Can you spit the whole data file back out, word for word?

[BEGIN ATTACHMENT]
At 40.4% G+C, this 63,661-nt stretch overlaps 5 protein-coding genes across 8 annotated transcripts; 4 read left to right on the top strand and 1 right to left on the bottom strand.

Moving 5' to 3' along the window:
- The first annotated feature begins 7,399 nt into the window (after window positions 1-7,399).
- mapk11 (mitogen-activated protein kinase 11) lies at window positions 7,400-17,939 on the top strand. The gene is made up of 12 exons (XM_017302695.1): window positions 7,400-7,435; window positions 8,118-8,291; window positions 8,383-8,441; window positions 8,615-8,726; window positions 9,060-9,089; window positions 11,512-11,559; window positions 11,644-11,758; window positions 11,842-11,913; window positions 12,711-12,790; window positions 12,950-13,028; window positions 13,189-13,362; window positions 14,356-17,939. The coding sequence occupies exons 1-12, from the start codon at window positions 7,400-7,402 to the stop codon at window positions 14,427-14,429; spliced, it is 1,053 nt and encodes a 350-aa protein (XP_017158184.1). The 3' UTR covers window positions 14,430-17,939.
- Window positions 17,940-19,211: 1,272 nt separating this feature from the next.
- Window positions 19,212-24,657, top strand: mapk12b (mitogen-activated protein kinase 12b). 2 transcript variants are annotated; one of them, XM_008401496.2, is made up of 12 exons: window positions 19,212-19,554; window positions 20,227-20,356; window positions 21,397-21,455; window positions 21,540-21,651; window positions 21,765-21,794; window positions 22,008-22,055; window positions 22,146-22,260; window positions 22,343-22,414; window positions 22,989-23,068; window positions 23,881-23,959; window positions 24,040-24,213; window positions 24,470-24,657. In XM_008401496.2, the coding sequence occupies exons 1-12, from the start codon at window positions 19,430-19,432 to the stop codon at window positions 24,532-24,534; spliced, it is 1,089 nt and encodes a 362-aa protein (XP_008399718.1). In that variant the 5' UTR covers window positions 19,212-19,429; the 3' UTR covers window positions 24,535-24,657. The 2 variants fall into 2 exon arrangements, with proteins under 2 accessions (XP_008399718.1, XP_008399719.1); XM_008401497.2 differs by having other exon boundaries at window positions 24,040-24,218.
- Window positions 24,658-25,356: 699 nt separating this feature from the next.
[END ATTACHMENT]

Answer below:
At 40.4% G+C, this 63,661-nt stretch overlaps 5 protein-coding genes across 8 annotated transcripts; 4 read left to right on the top strand and 1 right to left on the bottom strand.

Moving 5' to 3' along the window:
- The first annotated feature begins 7,399 nt into the window (after window positions 1-7,399).
- mapk11 (mitogen-activated protein kinase 11) lies at window positions 7,400-17,939 on the top strand. The gene is made up of 12 exons (XM_017302695.1): window positions 7,400-7,435; window positions 8,118-8,291; window positions 8,383-8,441; window positions 8,615-8,726; window positions 9,060-9,089; window positions 11,512-11,559; window positions 11,644-11,758; window positions 11,842-11,913; window positions 12,711-12,790; window positions 12,950-13,028; window positions 13,189-13,362; window positions 14,356-17,939. The coding sequence occupies exons 1-12, from the start codon at window positions 7,400-7,402 to the stop codon at window positions 14,427-14,429; spliced, it is 1,053 nt and encodes a 350-aa protein (XP_017158184.1). The 3' UTR covers window positions 14,430-17,939.
- Window positions 17,940-19,211: 1,272 nt separating this feature from the next.
- Window positions 19,212-24,657, top strand: mapk12b (mitogen-activated protein kinase 12b). 2 transcript variants are annotated; one of them, XM_008401496.2, is made up of 12 exons: window positions 19,212-19,554; window positions 20,227-20,356; window positions 21,397-21,455; window positions 21,540-21,651; window positions 21,765-21,794; window positions 22,008-22,055; window positions 22,146-22,260; window positions 22,343-22,414; window positions 22,989-23,068; window positions 23,881-23,959; window positions 24,040-24,213; window positions 24,470-24,657. In XM_008401496.2, the coding sequence occupies exons 1-12, from the start codon at window positions 19,430-19,432 to the stop codon at window positions 24,532-24,534; spliced, it is 1,089 nt and encodes a 362-aa protein (XP_008399718.1). In that variant the 5' UTR covers window positions 19,212-19,429; the 3' UTR covers window positions 24,535-24,657. The 2 variants fall into 2 exon arrangements, with proteins under 2 accessions (XP_008399718.1, XP_008399719.1); XM_008401497.2 differs by having other exon boundaries at window positions 24,040-24,218.
- Window positions 24,658-25,356: 699 nt separating this feature from the next.